Toshiba Australia
Technology wholesalers
Information technology, communication and medical equipment.


Owned JPN
Rating F
About the Ratings

Company Ownership

Toshiba (Australia) Pty Ltd
Toshiba Corporation
owns 100% of Toshiba (Australia) Pty Ltd
Involved in energy infrastructure, power supply and distribution, electronic devices and systems, and diagnostic imaging. Chinese giant Midea bought Toshiba's home appliances business in 2016. Toshiba was acquired by a consortium led by Japan Industrial Partners in 2023.
Japan Industrial Partners Inc
owns 100% of Toshiba Corporation
Private equity firm
Founded in 2002 with investment from firms including Mizuho Financial Group and Bain & Company. Invests primarily within the electronics industry. Acquired Toshiba in 2023.

Company Assessment

Toshiba (Australia) Pty Ltd
This company received a packaging performance level of 3 (Advanced) in its 2024 APCO Annual Report. Australian Packaging Covenant Organisation (APCO) is a not-for-profit organisation leading the development of a circular economy for packaging in Australia. Each year, APCO Members are required to submit an APCO Annual Report and Action Plan, which includes an overall performance level from 1 (Getting Started) to 5 (Beyond Best Practice).
Source: APCO (2024)
TechCollect is a free national recycling service for computers, computer accessories and TVs (e-waste). This company is one of of number of technology companies which funds the service.
According to data released by the Australian Tax Office in Jan 2022, this company was one of many local and foreign-based companies that paid no tax in Australia in 2019-20. Please note however that companies pay income tax on profits, not revenue (total income). While some companies use tax havens and loopholes to avoid paying their fair share of tax in Australia, other companies that paid no tax have perfectly legitimate reasons.
Source: ATO (2022)
Toshiba Corporation
In 2023, the Carbon Disclosure Project (CDP) asked companies to provide data about their efforts to reduce greenhouse gas emissions and mitigate climate change risk. Responding companies are scored across four key areas: disclosure; awareness; management; and leadership. This company received a CDP Climate Change score of A-.
Source: CDP (2023)
In 2023, the Carbon Disclosure Project (CDP) asked companies to provide data about their efforts to manage and govern freshwater resources. Responding companies are scored on six key metrics: transparency; governance & strategy; measuring & monitoring; risk assessment; targets & goals; and value chain engagement. This company received a CDP Water Security score of A-.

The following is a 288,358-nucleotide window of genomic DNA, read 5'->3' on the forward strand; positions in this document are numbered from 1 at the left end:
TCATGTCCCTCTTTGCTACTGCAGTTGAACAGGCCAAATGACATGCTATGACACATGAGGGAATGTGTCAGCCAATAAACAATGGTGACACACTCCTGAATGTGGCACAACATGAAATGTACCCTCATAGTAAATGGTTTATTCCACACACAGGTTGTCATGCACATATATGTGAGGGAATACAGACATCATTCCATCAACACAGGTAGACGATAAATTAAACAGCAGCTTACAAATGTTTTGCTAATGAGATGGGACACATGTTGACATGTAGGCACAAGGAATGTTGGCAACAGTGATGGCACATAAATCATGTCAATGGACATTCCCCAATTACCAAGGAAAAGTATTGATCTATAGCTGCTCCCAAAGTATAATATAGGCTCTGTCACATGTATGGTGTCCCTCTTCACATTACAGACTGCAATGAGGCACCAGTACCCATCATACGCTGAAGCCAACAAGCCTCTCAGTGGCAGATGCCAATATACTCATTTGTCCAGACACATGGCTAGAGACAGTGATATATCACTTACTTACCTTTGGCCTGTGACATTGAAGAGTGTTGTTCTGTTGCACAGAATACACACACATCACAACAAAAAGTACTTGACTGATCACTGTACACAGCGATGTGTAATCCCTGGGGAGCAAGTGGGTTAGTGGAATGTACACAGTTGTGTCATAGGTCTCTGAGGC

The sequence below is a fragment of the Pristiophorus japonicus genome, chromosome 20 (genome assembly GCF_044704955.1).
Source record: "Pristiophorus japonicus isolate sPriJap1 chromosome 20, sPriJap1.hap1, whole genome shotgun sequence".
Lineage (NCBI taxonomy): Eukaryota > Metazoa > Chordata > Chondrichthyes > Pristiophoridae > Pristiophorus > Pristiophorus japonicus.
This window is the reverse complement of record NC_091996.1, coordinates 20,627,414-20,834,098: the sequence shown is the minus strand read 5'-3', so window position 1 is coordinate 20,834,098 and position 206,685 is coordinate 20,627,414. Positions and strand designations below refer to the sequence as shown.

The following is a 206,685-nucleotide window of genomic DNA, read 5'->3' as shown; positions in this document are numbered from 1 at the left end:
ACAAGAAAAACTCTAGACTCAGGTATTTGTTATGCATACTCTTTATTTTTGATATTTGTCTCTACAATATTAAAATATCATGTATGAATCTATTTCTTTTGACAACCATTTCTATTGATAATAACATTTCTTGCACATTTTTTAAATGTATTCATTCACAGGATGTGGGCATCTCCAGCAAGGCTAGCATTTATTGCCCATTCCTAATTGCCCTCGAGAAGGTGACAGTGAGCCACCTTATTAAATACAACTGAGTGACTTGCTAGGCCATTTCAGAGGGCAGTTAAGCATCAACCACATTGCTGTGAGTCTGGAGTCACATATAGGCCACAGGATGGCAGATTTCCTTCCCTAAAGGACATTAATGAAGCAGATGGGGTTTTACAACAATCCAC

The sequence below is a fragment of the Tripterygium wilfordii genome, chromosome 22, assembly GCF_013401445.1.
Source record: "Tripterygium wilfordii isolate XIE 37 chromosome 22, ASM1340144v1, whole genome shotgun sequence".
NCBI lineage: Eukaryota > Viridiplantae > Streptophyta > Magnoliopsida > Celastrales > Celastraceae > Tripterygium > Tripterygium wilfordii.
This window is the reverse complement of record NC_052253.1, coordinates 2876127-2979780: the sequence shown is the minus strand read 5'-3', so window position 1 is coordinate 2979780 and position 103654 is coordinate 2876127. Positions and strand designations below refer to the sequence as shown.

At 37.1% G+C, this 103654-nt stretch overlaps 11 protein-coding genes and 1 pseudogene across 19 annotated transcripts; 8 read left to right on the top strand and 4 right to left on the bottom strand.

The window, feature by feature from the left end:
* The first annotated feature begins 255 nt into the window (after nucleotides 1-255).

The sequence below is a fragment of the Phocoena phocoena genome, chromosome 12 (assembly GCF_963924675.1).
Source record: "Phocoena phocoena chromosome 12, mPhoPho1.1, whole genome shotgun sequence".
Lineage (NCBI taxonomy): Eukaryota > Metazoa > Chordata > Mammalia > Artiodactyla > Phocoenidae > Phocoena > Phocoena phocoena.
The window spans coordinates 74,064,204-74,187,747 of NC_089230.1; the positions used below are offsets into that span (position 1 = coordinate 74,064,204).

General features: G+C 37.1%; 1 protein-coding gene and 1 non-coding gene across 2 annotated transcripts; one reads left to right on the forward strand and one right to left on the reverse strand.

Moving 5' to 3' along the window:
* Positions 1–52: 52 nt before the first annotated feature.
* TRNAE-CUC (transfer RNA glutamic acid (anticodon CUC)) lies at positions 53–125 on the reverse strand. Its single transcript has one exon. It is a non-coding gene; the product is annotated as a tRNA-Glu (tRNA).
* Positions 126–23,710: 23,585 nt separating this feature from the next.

Source: CDP (2023)
This company appears on Burma Campaign UK's 'Dirty List' of companies assisting the Burmese military to continue to commit human rights violations and environmental destruction. Its Chinese subsidiary. Toshiba Hydro Power (Hangzhou) Co., Ltd. (THPC) supplies turbines to the Upper Yeywa dam in Shan State. The dam is opposed by local residents and will result in displacement and environmental damage. Nang San San Aye, a Shan State MP, has stated: "We urge foreign countries to stop promoting and investing in dams in Burma?s war zones. It is fuelling conflict, and undermining efforts to seek peace."
As You Sow's 2019 report, Mining the Disclosures, is a deep analysis of 215 companies' human rights performance in relation to sourcing conflict minerals from the Democratic Republic of the Congo (DRC). This company's score was 21.5% (Weak).
The Chinese government has facilitated the mass transfer of Uyghur and other ethnic minority citizens from the far west region of Xinjiang to factories across the country. Under conditions that strongly suggest forced labour, Uyghurs are working in factories that are in the supply chains of at least 83 well-known global brands in the technology, clothing and automotive sectors, including brands owned by this company. The Australian Strategic Policy Institute's 2020 report estimates (somewhat conservatively) that more than 80,000 Uyghurs were transferred out of Xinjiang to work in factories across China between 2017 and 2019, and some of them were sent directly from detention camps.
Source: ASPI (2020)
In 2015 it was revealed that Toshiba overstated its operating profits over several years in accounting irregularities involving its top management, according to an independent panel of accountants and lawyers. Eight company officials resigned following the report.
The Green Supply Chain Corporate Information Transparency Index (CITI) evaluates consumer-facing companies that have a sizeable supply chain in China. The evaluation uses government supervision data and public information to assess the environmental management of their supply chains in China. This company received a score of 22.64/100 (retrieved 24 Nov 2023).
Source: IPE (2023)
This 2016 investigative report by China Labour Watch reveals poor work conditions for Chinese workers making products for this company. Labour rights violations include excessive overtime, forced labour, low wages, inadequate training and working 3 months without a single day off.
This company scores Ethical Consumer's worst rating for the likely use of tax avoidance strategies, and has at least two high risk subsidiaries in tax havens.
Toshiba's threat of a lawsuit took a huge repository of their laptop manuals offline, with critics calling the move an abuse of copyright law as a weapon for planned obsolescence. Making repair manuals unavailable sabotages local repair shops, forcing consumers to send broken devices back to expensive manufacturer-authorized service centers for repair. By making it so expensive and inconvenient to repair broken electronics, this policy amounts to planned obsolescence: many people simply throw the devices away.